What’s number one on your mind headed into the Nov. 4 election? There are many important considerations, and one issue that will have a lasting effect on Wisconsin’s future is how our leadership moves forward in support of clean energy.
At a time when our state and nation remain deeply divided on many issues, clean energy and energy efficiency unite people of all political stripes. It’s definitely something candidates should be talking about. How we chart our energy future in Wisconsin has great potential to benefit our economy and our quality of life.
A recent bipartisan survey of more than 400 Wisconsin voters found that nearly four in five agree that Wisconsin utilities should diversify beyond coal and other dirty fuels to provide more power from solar, wind, biomass and other sustainable sources.
Unfortunately, Wisconsin sends more than $12 billion out of state each year to purchase dirty fossil fuels for our energy needs. Increasing our commitment to clean energy and energy efficiency could help Wisconsin become more energy independent, clean our air and water, and create thousands of jobs.
In Wisconsin, state laws determine how much of our electricity comes from renewable sources like wind and solar power. Additionally, programs like Focus on Energy, the statewide energy efficiency program, help homeowners and businesses save millions of dollars on energy bills.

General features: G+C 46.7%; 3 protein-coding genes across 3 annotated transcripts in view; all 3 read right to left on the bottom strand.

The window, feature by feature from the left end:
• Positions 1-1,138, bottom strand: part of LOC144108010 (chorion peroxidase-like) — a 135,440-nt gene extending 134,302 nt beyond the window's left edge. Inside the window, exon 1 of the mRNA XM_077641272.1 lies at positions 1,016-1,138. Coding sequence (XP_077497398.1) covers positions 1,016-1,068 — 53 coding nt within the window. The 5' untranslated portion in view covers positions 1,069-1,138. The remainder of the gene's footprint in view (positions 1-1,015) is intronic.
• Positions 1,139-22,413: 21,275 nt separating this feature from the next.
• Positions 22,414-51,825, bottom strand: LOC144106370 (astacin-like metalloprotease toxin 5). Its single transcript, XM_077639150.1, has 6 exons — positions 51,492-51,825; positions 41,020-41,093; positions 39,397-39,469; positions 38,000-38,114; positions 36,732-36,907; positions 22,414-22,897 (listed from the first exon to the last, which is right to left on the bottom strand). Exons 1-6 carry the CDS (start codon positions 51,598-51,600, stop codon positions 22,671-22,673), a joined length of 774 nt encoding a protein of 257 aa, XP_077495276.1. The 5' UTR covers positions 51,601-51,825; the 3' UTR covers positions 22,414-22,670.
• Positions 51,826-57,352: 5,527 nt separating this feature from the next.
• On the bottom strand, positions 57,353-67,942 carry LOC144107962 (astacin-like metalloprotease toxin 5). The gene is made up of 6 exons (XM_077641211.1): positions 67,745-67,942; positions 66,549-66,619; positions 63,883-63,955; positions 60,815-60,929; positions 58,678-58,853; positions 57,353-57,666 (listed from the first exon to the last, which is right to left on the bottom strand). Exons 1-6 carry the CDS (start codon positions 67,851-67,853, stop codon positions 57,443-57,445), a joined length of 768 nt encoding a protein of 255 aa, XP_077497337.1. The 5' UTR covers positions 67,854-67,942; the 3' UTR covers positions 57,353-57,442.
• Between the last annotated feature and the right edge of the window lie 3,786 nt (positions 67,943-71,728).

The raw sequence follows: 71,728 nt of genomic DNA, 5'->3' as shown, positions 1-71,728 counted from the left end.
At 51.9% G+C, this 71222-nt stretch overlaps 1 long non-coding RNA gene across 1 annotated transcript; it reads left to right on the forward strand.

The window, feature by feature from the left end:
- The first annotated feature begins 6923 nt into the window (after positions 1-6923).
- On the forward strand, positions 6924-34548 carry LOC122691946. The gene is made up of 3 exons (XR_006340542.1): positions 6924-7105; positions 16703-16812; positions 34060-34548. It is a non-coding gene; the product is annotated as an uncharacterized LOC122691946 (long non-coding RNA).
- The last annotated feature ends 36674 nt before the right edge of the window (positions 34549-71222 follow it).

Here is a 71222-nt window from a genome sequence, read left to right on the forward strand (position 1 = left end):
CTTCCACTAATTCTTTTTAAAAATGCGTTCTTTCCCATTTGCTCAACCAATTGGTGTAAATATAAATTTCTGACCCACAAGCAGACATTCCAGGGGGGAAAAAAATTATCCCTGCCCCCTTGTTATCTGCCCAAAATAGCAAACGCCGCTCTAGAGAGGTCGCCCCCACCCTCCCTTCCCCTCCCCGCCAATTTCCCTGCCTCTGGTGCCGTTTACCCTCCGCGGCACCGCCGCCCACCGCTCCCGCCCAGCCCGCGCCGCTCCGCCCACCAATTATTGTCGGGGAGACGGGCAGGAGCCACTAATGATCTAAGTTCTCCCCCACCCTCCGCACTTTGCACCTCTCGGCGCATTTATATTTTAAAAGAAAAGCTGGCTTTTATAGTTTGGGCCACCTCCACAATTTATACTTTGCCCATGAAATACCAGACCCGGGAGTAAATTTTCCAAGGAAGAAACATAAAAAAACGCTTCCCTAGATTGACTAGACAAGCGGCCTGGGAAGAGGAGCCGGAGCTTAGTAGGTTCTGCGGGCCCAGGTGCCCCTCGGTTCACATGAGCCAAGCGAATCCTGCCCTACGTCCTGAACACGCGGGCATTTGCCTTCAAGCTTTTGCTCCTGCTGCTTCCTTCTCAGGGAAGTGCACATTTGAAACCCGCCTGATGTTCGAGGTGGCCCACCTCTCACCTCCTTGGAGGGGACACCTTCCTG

Our elected leaders have a lot of influence over our energy goals and the sources of energy we choose to meet those goals.
One of the most visible examples of that came in 2012, when heated debate over Wisconsin’s wind siting rules led seven major wind projects to halt over what one project manager termed “regulatory uncertainty.” Even though the siting rules were ultimately unchanged, we lost seven projects that together would have created hundreds of construction jobs and were estimated to have a combined capital investment of more than $1 billion.
Today, there are 35 wind farms under construction throughout the Midwest – but none in Wisconsin.
While Wisconsin’s Renewable Portfolio Standards (or RPS) once made our state a clean energy leader, we’ve fallen drastically behind other states. The current RPS was established in 2005 with bipartisan and business support as a call for Wisconsin utilities to gain at least 10 percent of our electricity from sustainable sources like wind, solar and biomass by 2015.
Even though we hit that target two years early, in 2013, we have failed to keep up with neighboring Minnesota and Illinois as well as more than two dozen other states, and it will continue to hurt us as the clean energy marketplace develops nationally.
Especially in light of the EPA’s recent proposal to reduce carbon pollution among our nation’s utilities, these are issues we need to take much more seriously. It starts with electing leaders ready to make the right choices for Wisconsin’s energy future.
Keith Reopelle is Senior Policy Director for Clean Wisconsin.